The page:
I’m working on a project right now, and I need to fetch a particular object from the database. Unfortunately, the method I need doesn’t exactly exist, despite the fact that the object is stored in the database and has a strongly-typed class that defines it.

I have to sit here and figure out exactly how to use the existing code to fetch the object I need and use it the way I want. Realistically, I’m going to have to either a) modify the existing code to make it generic enough to satisfy its existing purpose as well as my own, or b) write new code to fetch the object in the way I need it.

The fact that I’m facing this decision is exactly the kind of scenario that leads to code sprawl. In fact, I’m sure that this has already happened in our current code base, for this exact reason. I see stored procedures and methods all over the place that perform similarĀ  — but not identical — retrievals of the same information.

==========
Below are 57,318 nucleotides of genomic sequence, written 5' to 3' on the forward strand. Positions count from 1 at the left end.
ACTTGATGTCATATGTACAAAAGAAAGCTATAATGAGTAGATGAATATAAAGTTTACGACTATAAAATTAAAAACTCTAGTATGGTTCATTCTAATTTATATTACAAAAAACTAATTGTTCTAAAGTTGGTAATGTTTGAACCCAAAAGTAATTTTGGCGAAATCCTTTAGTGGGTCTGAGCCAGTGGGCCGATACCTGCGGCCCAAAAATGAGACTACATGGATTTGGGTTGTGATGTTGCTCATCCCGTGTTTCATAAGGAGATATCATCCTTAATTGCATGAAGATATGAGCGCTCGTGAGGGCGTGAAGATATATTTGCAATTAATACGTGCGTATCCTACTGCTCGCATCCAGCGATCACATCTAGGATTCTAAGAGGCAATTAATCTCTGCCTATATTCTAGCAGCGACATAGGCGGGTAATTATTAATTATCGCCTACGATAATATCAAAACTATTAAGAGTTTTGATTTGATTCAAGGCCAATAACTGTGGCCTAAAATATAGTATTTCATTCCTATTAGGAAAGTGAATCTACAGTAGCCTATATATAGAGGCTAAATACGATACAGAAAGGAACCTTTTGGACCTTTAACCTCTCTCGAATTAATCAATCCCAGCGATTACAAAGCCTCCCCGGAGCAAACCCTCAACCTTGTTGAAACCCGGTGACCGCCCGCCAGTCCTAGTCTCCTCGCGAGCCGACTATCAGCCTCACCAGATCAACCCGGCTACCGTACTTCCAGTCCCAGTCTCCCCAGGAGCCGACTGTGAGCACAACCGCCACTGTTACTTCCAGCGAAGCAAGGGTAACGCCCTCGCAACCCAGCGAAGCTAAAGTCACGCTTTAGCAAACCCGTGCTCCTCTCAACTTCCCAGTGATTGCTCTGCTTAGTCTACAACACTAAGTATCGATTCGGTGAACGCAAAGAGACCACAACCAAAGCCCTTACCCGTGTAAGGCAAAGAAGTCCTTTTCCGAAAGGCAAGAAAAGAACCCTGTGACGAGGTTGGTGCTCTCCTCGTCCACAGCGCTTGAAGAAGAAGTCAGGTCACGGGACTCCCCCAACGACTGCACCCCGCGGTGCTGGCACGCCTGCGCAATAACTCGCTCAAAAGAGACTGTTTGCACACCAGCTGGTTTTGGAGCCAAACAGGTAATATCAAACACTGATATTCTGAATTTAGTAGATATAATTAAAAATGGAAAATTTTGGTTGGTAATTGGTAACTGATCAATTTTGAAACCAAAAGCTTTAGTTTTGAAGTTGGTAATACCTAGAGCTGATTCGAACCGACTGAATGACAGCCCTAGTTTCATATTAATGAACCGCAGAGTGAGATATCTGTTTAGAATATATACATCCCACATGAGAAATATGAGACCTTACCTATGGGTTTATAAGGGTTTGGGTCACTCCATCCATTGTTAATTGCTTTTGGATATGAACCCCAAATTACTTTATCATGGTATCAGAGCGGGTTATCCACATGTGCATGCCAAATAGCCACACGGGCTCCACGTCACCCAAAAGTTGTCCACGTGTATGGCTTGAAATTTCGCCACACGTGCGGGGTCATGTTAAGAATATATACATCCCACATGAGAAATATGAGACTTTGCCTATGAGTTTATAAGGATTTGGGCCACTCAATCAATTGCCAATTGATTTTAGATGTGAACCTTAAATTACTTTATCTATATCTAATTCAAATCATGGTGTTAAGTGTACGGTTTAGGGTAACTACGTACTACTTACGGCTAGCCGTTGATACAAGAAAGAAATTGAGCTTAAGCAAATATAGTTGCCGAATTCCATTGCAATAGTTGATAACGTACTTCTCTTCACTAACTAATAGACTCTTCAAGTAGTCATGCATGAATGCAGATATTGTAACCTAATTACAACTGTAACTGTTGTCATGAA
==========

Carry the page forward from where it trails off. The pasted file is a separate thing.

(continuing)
So, how do you get out of this pattern?

Well, the answer is pretty straightforward: when you realize you’re about to write code that does something very similar to another piece of code, find a way to combine those functions into a single unit of code. Of course, this is downright scary to do if your code isn’t well-covered by tests. You know, because Murphy’s Law.

But, if you want your codebase to improve and be easier to work with, then it’s worth finding the time to make these kinds of changes. Furthermore, it’s best to make those changes right when you find the issue, because the same reason the earlier developer didn’t make the code generic enough at the outset is the same reason you won’t come back and do it later: you won’t have enough time or clarity to do it in the future.

Over time, these small changes improve the codebase and make it easier to work with, thereby improving the team’s productivity. It just takes a little bravery — and a little brevity — to accomplish it.